LITTLE ROCK, Ark. — President Barack Obama doesn't go there anymore.
The days of Obama traipsing around the country to states like Montana, Indiana or Arkansas in freewheeling campaign mode – and with sky-high popularity lifting Democratic candidates – are long over. With his approval rating sliding, the president in the next few weeks is primarily sticking to big cities – Milwaukee, Cleveland and Philadelphia – and other party strongholds, like Connecticut, where he can help fellow Democrats in the midterm election homestretch.
Who's campaigning for Democratic candidates in Arkansas on Wednesday? Former President Bill Clinton, ex-governor of the state.
"Judging from the polls I've seen on approval ratings, President Obama couldn't help many people in Arkansas," Democratic Gov. Mike Beebe told reporters Tuesday. "That's about as candid as I know how to be."
"Clinton can still help some, but most people rise or fall on their own," Beebe said. "There's probably something to that old adage about coattails, but not much."
Arkansas has voted Republican in the past three presidential elections, but Democrats control the governor's office, the state Legislature, three of four House seats and both Senate seats.
Obama hasn't been in the state since 2006, when he helped Beebe win the governorship. Obama lost Arkansas' 2008 Democratic primary to hometown favorite Hillary Rodham Clinton and lost Arkansas' six electoral votes that fall to Republican John McCain.
Two months before Election Day, public and private polls show Democratic Sen. Blanche Lincoln badly trailing her GOP opponent, Rep. John Boozman, even though she's stressed her independence from party orthodoxy. House Democratic candidates Joyce Elliott and Chad Causey also are struggling to keep in Democratic hands two seats left open by retirements.
Republicans are heavily favored to win big this year, and Lincoln is arguably the most endangered of Democratic Senate incumbents.
But it was Clinton who parachuted in to help his old friend during the runoff that she narrowly won this spring. And it's Clinton who is seeking what some Democrats privately call a rescue attempt in her uphill battle against Boozman.
"It's a tough state now, but I think the real danger to America is a combination of anger and apathy and amnesia," Clinton said Wednesday after hosting a fundraiser for Elliott. "What the voters need to decide is what do they want and who's most likely to give it to them in terms of action."
He warned Democrats to avoid coming across as defensive.
"You've got to let people have their anger. People feel helpless, they have a right to be mad. But when you make a decision and you're mad, there's about an 80 percent chance you'll make a mistake," added Clinton, who like Vice President Joe Biden, has campaigned in places where Obama hasn't.
Obama's absence here this year underscores just how much time has changed since he was a freshman senator flooded with requests by candidates in 2006 and when he was the Democratic presidential nominee with exceptionally strong standing in 2008.
Now he's the president – and a polarizing one at that.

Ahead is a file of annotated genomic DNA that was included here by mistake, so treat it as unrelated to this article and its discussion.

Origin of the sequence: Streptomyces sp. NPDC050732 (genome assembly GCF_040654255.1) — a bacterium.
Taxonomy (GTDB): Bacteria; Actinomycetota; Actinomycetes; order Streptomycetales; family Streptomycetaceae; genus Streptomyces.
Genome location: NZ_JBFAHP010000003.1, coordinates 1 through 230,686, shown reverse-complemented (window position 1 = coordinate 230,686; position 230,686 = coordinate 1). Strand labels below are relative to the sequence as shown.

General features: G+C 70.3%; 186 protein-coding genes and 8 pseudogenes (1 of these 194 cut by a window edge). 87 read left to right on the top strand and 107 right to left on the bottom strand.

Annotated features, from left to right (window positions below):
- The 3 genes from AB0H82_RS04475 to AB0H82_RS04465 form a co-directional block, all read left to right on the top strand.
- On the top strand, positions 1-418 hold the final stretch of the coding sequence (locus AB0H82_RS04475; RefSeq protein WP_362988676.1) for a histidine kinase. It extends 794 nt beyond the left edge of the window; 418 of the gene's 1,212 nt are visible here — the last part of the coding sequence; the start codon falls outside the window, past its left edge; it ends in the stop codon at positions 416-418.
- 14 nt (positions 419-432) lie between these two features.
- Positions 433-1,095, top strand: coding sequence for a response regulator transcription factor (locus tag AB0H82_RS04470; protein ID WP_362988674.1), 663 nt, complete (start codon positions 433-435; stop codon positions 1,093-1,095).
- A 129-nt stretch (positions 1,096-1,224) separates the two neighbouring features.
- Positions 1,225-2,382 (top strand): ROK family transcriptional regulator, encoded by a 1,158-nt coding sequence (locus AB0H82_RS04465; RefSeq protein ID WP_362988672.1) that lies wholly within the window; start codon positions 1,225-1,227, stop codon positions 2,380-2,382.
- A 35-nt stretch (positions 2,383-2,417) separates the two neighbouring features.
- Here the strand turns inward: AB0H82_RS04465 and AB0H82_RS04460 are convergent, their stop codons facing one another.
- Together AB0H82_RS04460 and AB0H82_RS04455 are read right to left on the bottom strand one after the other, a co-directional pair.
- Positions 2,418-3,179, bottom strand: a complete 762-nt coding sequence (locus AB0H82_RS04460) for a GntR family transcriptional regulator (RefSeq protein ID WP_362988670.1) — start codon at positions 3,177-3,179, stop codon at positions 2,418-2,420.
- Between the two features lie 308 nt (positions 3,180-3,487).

He has spent his first 19 months in office pushing policies such as health care overhaul that divided the country and drove down his standing in opinion polls. The latest Associated Press-GfK poll showed Obama's approval rating was 49 percent. It's even lower in Arkansas.
Republicans here are trying to use the president against Democrats. GOP challenger Jim Keet refers to Beebe, a popular incumbent favored to win re-election, as "Obama's silent partner" on issues like health care.
Democrats worry that Obama's appearance in places like Arkansas could further turn off independents and boost turnout among an energized GOP base. Lincoln has used the president's support sparingly, running a radio spot during the primary and runoff campaign featuring the president.
Certainly, there is only so much a president can do to help candidates when he's not on the ticket. Since Obama's election in 2008, Democratic statewide candidates in Virginia, New Jersey and Massachusetts lost even though Obama campaigned for them.
Still, Obama is well-liked personally, and particularly among Democrats who must turn out this fall in droves for the party to curb what are expected to be huge losses in both the House and Senate. He's focused these days on raising money in big-dollar locations and boosting a lackluster Democratic base in places with competitive Senate races, like Ohio, Pennsylvania and Wisconsin.
Some Democratic candidates are betting that Obama will help them more than hurt them. He campaigned in swing states this summer with Senate Majority Leader Harry Reid in Nevada and Senate candidate Robin Carnahan in Missouri.
Obama also campaigned last month for Illinois Democrat Alexi Giannoulias, who is seeking to fill Obama's former Senate seat. On Thursday, Giannoulias is expected to begin airing a television ad featuring Obama's endorsement.
"We will go to places where candidates think that is helpful," White House press secretary Robert Gibbs said last month. "We'll raise money in places where candidates and committees think that's helpful. ... No, we're not going to go to places where people think it's unhelpful that we go. That would be crazy."
In Arkansas, Causey has tried to distance himself from the Obama administration. When asked at a recent forum to grade the president, Causey quipped, "My mom said if you don't have anything nice to say, don't say it."
Sidoti reported from Washington.